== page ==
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Monday Morning Photo - Finca de la Pansa

Finca de la Pansa B&B, once a farm house where grapes were dried to make the local Moscatel wine. The local farmsteads had this type of traditional frontage with arches so that the grapes - laid out on large cane mats could be dragged under cover quickly if it rained - yet still be out in the air to ´cure.´ See the video of Finca de la Pansa B&B on YouTube. Visit the  Finca de la Pansa website.

A Weekend Exploring (a tiny part of) Jaén Province - Andújar, Arjona, Baeza, Baños de la Encina and Ubeda

Jaén, probably the least known province in Andalucía, has ninety-seven towns within its border. I visited five one weekend and bring you a snapshot of the culture and incredible history of this inland paradise. Jaén is home to over 66 million olive trees, containing the largest man-made forest on the planet - the Sea of Olives.

It is also home to more castles, fortifications and watchtowers than any other area in Spain, some say in Europe. Let´s take a miniscule peak at the massive history and charm within these towns of Jaén.

Baños de la Encina

Baños de la Encina, Castle
Baños de la Encina

Recently added to the association of Spain´s Most Beautiful Villages says it all. The enormous XII century oval in form castle - Castillo de Bury al Hammam is visible from miles around, and one of the oldest in Europe. Sandstone mansions, charming streets, stunning Baroque camarin and the only example of a Quixote windmill in the south of Spain.

Where to Stay in Baños de la Encina?  

Where to Eat in Baños de la Encina? 


Baeza Cathedral
Baeza Cathedral

Baeza is twinned with Úbeda a Unesco site for outstanding Renaissance architecture. Baeza is smaller, and to me far more charming, but still with its own impressive Renaissance monuments. Such as the cathedral above with its Gothic cloisters. Stroll around its maze-like streets packed with sandstone mansions and churches.

Where to Stay in Baeza?


Úbeda, Plaza Santa Maria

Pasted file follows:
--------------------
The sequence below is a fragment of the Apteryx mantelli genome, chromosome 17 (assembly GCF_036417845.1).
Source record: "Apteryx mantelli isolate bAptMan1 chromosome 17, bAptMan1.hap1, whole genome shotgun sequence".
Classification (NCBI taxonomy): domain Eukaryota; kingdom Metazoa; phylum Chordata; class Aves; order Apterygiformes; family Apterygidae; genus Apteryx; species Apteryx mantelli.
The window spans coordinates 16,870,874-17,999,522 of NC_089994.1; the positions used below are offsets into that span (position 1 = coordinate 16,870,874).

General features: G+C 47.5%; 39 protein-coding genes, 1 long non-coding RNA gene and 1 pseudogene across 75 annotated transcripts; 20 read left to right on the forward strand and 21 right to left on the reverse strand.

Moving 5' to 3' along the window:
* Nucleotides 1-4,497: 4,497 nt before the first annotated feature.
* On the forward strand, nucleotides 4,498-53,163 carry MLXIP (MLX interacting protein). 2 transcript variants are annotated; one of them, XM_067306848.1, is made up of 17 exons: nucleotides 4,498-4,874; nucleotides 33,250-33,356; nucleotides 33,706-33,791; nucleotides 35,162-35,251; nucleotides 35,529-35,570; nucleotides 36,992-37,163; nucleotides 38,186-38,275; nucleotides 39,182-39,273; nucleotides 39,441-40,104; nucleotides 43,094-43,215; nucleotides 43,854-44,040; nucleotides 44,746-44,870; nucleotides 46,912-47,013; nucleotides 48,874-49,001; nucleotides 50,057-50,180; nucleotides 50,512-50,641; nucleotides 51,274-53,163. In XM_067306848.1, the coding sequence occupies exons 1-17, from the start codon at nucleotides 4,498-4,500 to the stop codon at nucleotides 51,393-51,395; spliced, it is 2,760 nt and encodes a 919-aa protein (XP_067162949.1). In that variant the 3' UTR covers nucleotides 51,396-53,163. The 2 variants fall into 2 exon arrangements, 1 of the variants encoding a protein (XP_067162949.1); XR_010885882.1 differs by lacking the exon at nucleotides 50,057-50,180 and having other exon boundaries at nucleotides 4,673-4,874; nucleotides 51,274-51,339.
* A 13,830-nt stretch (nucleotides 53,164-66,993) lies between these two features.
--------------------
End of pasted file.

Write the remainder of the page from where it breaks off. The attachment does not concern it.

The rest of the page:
Basílica Menor de Santa María in Plaza Vazquez, Úbeda

Much more grandiose than neigbouring Baeza (they are about 7km apart) Úbeda oozes Renaissance. The main square Plaza Vázquez de Molina shows many monuments. Spanish Renaissance architecture began in 16th century thanks to Andres Vandelvira who favoured the ´new´ arches, columns and domes. Úbeda, thanks to its closeness to Cazorla Natural Park and the olive groves, here you´ll find great gastronomy based on the local extra virgin olive oil.

Where to Eat in Úbeda? 



My biggest surprise of the weekend was Andújar, I´ve obviously never explored it properly before. It´s full of historical gems, a guided tour was needed to unveil them to me, I´ll be going back for a longer visit to explore. Head to the old part of town to discover mansions and churches galore and partial remnants of the city wall here and there.

Located near the mountain range of Sierra Morena, a vast and beautiful landscape that must be explored, there are 4x4 expeditions to see Lynx and plenty of other wildlife make there home here.

Where to Stay in Andújar? 



Finishing in one of the few fairly flat towns  around, and the nearest to home - Arjona in the area of the Campiña, this is olive grove country. The town is known as the "Cradle of Kings" as it was the birthplace of Alhamar the first Nasrid king who founded the Alhambra. Arjona takes us from the Islamic period, through Baroque to the thriving, exciting little town to visit of today. Ancient XII century water cistern, Jewish Quarter, far-reaching views and an amazing Neo-Byzantine underground crypt.

Where to Eat in Arjona? 

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